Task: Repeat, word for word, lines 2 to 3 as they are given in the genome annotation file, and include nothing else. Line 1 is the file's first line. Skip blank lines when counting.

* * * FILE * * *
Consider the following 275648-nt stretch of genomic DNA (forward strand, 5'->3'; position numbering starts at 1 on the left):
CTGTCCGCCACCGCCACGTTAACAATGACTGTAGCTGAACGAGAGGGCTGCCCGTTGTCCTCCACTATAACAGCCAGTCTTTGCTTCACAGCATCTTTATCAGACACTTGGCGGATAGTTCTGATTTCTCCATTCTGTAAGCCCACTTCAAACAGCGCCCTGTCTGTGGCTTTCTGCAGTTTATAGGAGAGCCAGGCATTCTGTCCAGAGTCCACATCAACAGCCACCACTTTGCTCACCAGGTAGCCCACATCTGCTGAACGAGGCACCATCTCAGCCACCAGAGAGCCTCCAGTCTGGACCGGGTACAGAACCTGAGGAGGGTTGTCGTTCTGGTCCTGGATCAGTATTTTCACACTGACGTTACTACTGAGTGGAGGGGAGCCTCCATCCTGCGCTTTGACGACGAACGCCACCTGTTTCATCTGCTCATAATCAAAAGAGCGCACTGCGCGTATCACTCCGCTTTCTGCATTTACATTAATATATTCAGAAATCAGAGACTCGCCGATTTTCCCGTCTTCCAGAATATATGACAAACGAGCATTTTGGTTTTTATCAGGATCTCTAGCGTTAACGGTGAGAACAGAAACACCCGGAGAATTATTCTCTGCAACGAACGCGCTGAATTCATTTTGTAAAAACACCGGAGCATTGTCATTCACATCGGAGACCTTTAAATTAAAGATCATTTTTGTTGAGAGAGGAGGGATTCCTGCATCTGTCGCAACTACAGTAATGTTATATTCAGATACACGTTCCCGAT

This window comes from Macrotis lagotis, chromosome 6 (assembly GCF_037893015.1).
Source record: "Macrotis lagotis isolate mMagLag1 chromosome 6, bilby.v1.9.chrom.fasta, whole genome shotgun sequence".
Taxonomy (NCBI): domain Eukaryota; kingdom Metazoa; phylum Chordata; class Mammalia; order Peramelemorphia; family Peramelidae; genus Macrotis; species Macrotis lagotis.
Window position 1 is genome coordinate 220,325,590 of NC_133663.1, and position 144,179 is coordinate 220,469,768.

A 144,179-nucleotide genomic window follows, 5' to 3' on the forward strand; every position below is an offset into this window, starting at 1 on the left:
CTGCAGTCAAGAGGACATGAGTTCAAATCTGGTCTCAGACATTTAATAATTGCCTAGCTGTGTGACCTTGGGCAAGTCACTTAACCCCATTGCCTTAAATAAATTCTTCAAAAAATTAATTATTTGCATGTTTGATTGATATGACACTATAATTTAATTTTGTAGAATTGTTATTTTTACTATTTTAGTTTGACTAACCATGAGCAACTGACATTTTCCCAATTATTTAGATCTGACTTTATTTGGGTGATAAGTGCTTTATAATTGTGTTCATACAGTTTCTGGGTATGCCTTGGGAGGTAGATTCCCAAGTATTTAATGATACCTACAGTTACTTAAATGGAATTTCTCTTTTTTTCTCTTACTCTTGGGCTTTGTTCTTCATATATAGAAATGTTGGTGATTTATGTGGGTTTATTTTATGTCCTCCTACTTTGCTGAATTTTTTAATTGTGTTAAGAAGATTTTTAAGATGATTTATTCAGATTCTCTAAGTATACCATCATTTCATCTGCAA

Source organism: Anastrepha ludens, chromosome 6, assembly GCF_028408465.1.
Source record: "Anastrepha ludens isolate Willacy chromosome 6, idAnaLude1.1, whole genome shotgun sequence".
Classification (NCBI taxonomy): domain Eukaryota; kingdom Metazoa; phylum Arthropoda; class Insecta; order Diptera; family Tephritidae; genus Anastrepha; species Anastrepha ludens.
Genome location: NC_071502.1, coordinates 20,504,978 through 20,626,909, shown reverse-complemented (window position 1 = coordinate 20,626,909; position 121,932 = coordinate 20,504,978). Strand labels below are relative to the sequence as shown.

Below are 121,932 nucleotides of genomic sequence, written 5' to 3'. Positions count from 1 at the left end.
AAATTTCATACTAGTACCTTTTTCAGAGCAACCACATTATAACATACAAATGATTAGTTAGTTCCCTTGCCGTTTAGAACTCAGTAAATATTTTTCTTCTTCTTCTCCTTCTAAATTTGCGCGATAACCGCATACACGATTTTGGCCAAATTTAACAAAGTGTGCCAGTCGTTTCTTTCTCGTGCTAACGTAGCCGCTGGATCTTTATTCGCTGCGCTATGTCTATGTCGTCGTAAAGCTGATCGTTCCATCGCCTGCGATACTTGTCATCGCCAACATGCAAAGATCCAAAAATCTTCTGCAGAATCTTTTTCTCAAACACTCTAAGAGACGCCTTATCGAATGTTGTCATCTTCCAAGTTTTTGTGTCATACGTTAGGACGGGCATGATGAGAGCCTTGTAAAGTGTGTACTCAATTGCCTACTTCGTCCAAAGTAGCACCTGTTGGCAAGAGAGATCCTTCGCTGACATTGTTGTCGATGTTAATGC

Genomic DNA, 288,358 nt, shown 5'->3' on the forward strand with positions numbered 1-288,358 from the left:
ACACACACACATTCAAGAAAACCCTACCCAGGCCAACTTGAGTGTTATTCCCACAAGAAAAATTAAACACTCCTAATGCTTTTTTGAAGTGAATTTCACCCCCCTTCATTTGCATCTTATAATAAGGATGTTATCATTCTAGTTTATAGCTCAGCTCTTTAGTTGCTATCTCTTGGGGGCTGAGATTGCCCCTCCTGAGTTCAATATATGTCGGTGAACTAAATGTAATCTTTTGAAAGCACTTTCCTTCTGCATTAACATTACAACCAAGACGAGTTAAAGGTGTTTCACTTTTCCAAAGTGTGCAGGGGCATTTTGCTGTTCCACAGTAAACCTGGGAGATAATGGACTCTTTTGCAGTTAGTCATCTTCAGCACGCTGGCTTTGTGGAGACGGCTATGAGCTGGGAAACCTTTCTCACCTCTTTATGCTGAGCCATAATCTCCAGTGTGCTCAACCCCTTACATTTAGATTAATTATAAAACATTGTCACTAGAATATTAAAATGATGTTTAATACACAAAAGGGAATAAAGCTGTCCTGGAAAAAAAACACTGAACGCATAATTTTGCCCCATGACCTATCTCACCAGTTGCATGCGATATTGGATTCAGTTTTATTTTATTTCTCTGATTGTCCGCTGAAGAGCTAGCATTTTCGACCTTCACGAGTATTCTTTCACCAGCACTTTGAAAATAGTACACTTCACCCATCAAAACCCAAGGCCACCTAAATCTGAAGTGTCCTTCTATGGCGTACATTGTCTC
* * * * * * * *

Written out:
CTGTCCGCCACCGCCACGTTAACAATGACTGTAGCTGAACGAGAGGGCTGCCCGTTGTCCTCCACTATAACAGCCAGTCTTTGCTTCACAGCATCTTTATCAGACACTTGGCGGATAGTTCTGATTTCTCCATTCTGTAAGCCCACTTCAAACAGCGCCCTGTCTGTGGCTTTCTGCAGTTTATAGGAGAGCCAGGCATTCTGTCCAGAGTCCACATCAACAGCCACCACTTTGCTCACCAGGTAGCCCACATCTGCTGAACGAGGCACCATCTCAGCCACCAGAGAGCCTCCAGTCTGGACCGGGTACAGAACCTGAGGAGGGTTGTCGTTCTGGTCCTGGATCAGTATTTTCACACTGACGTTACTACTGAGTGGAGGGGAGCCTCCATCCTGCGCTTTGACGACGAACGCCACCTGTTTCATCTGCTCATAATCAAAAGAGCGCACTGCGCGTATCACTCCGCTTTCTGCATTTACATTAATATATTCAGAAATCAGAGACTCGCCGATTTTCCCGTCTTCCAGAATATATGACAAACGAGCATTTTGGTTTTTATCAGGATCTCTAGCGTTAACGGTGAGAACAGAAACACCCGGAGAATTATTCTCTGCAACGAACGCGCTGAATTCATTTTGTAAAAACACCGGAGCATTGTCATTCACATCGGAGACCTTTAAATTAAAGATCATTTTTGTTGAGAGAGGAGGGATTCCTGCATCTGTCGCAACTACAGTAATGTTATATTCAGATACACGTTCCCGAT

This window comes from Macrotis lagotis, chromosome 6 (assembly GCF_037893015.1).